Tebbit blasts Des Browne for silence over how he divides time between his two jobs

Last updated at 22:47 24 November 2007

Defence Secretary Des Browne's attempts to conceal how much time he spends away from the Ministry of Defence because of his second Cabinet job as Secretary of State for Scotland were laid bare yesterday.

He was accused of a "gross abuse" of Parliamentary rules for using blocking tactics to refuse to say how much time he devotes to each post.

Since Mr Browne was given his dual Cabinet role in June, former Tory chairman Lord Tebbit has tabled a series of formal Parliamentary questions to the Government asking how much time the Minister would spend on each position.

Five months on, Mr Browne is still using a variety of Parliamentary ploys to avoid replying. His apparent evasiveness was disclosed as pressure grew on the Defence Secretary - denounced by Army chiefs as "Two Jobs Des" - to give up his Scottish duties.

Lord Tebbit tabled the first written question in the Lords in June, asking: "In what proportions does the Secretary of State for Defence and Secretary of State for Scotland plan to divide his working time between the two responsibilities?"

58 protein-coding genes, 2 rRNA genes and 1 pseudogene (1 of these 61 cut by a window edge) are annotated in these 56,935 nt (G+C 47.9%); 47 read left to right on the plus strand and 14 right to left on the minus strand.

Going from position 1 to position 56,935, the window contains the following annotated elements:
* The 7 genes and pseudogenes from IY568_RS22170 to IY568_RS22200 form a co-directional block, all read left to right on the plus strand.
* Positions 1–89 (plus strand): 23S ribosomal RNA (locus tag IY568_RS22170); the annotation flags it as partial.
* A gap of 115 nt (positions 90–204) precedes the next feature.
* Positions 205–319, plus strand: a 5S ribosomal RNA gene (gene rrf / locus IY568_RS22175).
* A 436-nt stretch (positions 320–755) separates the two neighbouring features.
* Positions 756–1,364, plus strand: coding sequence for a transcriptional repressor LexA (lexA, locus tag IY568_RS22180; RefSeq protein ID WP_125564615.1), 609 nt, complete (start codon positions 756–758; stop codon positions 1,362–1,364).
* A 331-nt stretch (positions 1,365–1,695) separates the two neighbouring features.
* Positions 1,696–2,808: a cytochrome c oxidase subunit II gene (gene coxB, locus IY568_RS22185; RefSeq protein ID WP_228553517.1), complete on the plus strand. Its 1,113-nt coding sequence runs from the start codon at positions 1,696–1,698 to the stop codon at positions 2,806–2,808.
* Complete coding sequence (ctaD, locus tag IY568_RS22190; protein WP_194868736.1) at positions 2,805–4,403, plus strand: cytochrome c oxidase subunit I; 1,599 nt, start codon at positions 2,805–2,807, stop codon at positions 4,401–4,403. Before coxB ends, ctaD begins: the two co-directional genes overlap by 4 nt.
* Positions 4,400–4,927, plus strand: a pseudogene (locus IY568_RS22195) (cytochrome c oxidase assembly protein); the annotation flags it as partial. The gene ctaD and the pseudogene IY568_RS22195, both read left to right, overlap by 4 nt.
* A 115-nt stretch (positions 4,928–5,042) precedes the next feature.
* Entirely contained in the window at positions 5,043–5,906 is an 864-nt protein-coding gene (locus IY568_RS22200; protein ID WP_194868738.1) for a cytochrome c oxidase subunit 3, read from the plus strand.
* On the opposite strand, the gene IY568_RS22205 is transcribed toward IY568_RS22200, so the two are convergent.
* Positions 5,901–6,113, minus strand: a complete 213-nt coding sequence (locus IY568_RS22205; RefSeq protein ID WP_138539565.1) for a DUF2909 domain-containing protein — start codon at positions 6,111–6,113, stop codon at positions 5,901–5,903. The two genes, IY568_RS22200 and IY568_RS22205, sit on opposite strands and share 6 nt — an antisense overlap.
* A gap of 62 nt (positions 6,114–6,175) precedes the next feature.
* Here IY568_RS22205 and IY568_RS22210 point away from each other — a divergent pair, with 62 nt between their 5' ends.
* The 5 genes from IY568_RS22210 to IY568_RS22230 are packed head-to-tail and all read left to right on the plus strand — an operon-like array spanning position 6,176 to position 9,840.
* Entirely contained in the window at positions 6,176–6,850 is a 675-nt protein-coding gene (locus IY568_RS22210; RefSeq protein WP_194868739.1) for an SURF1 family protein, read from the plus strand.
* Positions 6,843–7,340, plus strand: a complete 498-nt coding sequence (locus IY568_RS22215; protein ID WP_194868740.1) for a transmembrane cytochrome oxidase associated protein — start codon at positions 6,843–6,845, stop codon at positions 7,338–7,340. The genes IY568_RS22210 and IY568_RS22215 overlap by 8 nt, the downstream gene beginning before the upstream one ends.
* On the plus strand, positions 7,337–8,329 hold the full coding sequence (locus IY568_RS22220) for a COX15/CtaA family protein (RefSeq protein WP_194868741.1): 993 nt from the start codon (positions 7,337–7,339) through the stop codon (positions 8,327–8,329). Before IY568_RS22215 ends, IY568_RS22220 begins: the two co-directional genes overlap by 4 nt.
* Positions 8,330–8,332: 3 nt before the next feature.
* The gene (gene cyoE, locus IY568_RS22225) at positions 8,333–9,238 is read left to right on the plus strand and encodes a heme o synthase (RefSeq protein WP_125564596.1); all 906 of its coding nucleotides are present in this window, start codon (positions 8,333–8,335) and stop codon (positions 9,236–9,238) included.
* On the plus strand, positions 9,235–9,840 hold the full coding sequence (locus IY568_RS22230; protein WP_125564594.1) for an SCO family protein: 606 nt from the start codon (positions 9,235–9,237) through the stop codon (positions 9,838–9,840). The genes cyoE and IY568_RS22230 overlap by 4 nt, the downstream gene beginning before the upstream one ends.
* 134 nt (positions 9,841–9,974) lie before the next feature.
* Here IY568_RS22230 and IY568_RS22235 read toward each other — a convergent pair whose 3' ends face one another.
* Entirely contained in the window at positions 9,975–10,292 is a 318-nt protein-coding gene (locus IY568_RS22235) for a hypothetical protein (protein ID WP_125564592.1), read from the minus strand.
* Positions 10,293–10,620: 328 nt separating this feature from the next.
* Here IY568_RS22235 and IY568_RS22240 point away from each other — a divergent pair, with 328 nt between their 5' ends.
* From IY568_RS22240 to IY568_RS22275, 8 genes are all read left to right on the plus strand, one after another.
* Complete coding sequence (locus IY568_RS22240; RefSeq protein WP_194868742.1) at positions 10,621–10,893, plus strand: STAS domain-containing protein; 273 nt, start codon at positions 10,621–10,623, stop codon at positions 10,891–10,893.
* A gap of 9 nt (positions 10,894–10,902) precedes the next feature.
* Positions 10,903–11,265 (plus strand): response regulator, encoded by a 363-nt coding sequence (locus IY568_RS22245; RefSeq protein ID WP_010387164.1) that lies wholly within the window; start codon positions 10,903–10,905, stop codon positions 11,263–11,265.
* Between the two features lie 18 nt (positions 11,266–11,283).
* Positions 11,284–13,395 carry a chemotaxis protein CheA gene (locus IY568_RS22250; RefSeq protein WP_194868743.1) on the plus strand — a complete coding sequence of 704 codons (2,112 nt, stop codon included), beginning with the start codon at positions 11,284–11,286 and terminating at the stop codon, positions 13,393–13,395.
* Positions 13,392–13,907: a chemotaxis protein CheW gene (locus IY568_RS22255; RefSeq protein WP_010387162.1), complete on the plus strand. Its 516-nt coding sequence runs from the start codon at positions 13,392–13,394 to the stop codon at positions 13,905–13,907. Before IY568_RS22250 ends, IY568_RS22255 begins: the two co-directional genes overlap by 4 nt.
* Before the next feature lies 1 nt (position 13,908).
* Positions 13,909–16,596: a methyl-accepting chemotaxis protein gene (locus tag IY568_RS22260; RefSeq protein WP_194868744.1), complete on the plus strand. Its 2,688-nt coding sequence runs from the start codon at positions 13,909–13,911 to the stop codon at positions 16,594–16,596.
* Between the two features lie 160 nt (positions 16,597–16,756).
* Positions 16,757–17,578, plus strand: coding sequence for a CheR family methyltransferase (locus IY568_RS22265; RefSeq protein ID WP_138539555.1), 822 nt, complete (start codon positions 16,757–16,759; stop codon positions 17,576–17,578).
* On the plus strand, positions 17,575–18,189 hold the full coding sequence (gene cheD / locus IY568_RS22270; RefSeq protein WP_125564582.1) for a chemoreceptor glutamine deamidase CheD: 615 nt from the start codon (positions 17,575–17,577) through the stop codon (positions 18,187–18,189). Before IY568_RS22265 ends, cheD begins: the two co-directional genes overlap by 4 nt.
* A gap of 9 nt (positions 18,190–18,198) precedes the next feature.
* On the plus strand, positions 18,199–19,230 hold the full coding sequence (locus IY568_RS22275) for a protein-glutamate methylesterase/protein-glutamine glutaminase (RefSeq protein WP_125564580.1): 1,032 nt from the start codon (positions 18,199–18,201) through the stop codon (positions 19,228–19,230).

On October 1, Defence Minister Lord Drayson answered on Mr Browne's behalf: "He plans to devote an appropriate amount of time to each role. In discharging his responsibilities he is supported by other Defence Ministers."

Lord Tebbit twice tabled another question about how Mr Browne divides his time between his two roles - on October 9 and again on November 8 - but has yet to receive a reply.

He now plans to challenge Mr Browne's conduct in a Lords debate on December 10, demanding to know why he has failed to say how he splits his twin Cabinet duties.

Lord Tebbit said yesterday: "It is outrageous for Mr Browne to refuse to say how much he spends on each job. His diary secretary could provide the information in an instant. His behaviour is not merely bad manners but offensive and a flagrant abuse of Parliament."

Mr Browne said on Friday that he worked full-time at the MoD and did his Scottish work in his own time.

"The amount of time that takes comes out of what was my private life, my family's life and my constituents' time," he said.

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